‘Galactic Panorama’ of Milky Way Details 3.3 Billion Celestial Objects

Astronomers have identified 3.32 billion celestial objects in the Milky Way in unprecedented detail.

The galactic panorama of stars, gas, dust and a supermassive black hole known as Sagittarius A* was captured by the U.S. National Science Foundation’s Dark Energy Camera on a 4-meter telescope. It’s housed at the Cerro Tololo Inter-American Observatory in northern Chile, which sits at an altitude of 7,200 feet, allowing for one of the clearest views of the night sky. 

“This is quite a technical feat. Imagine a group photo of over three billion people and every single individual is recognizable,” said

Debra Fischer,

division director of astronomical sciences at the National Science Foundation. “Astronomers will be poring over this detailed portrait of more than three billion stars in the Milky Way for decades to come,” she said. 

Gathering the latest batch of data from the project, known as the Dark Energy Camera Plane Survey, took over two years. It involved around 260 hours of observation with 21,000 exposures, resulting in more than 10 terabytes of data. Along with an earlier data release in 2017, the project has now covered 6.5% of the night sky.

Researchers pointed the telescope at a region of the Milky Way with “an extraordinarily high density of stars,” said

Andrew Saydjari,

a graduate student at Harvard University who worked on the project. “Doing so allowed us to produce the largest catalog ever from a single camera, in terms of the number of objects observed,” he said.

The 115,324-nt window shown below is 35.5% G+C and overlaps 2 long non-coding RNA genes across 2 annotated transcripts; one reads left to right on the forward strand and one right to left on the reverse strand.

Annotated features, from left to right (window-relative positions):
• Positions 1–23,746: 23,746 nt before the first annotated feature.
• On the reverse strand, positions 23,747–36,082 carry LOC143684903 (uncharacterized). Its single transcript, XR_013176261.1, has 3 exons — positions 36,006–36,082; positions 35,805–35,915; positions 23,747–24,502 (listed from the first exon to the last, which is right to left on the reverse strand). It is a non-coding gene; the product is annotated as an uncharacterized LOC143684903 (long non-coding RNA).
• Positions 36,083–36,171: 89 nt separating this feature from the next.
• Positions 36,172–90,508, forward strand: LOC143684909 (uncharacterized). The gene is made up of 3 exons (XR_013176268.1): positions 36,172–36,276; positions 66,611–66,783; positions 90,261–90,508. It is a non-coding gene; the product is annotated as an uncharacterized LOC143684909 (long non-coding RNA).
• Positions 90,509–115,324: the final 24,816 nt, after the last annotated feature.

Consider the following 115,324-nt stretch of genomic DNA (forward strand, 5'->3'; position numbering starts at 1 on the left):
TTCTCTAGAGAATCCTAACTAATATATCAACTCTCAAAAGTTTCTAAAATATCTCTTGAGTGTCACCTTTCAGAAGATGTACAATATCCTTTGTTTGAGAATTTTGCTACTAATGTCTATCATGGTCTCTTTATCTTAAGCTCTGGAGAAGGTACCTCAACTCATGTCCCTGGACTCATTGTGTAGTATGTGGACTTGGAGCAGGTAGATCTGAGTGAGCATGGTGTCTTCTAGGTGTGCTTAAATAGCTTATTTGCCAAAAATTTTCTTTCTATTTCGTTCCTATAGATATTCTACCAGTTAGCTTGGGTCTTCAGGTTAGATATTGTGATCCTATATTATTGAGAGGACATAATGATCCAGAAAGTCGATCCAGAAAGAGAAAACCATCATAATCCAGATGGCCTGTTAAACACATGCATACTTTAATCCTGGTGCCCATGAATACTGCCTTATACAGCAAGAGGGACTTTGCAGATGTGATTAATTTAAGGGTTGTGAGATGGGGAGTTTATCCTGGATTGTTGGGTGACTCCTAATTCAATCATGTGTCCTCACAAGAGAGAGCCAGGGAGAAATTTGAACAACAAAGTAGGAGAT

Images released in the survey show part of the Milky Way’s spiral disk, where most of the stars and dust are located. 

The team targeted a region of the Milky Way with ‘an extraordinarily high density of stars,’ a researcher said.


DECaPS2/DOE/FNAL/DECam/CTIO/NOIRLab/NSF/AURA/E. Slawik Image processing: M. Zamani & D. de Martin (NSF’s NOIRLab)

One small portion of the broader panoramic image is entirely filled with celestial objects, illustrating the challenges researchers faced identifying individual stars due to the sheer number that overlap one another. 

“By observing at near-infrared wavelengths, they were able to peer past much of the light-absorbing dust,” according to the Harvard-Smithsonian Center for Astrophysics, which is affiliated with the project. 

The survey data was published Wednesday in the Astrophysical Journal Supplement.

Write to Talal Ansari at talal.ansari@wsj.com

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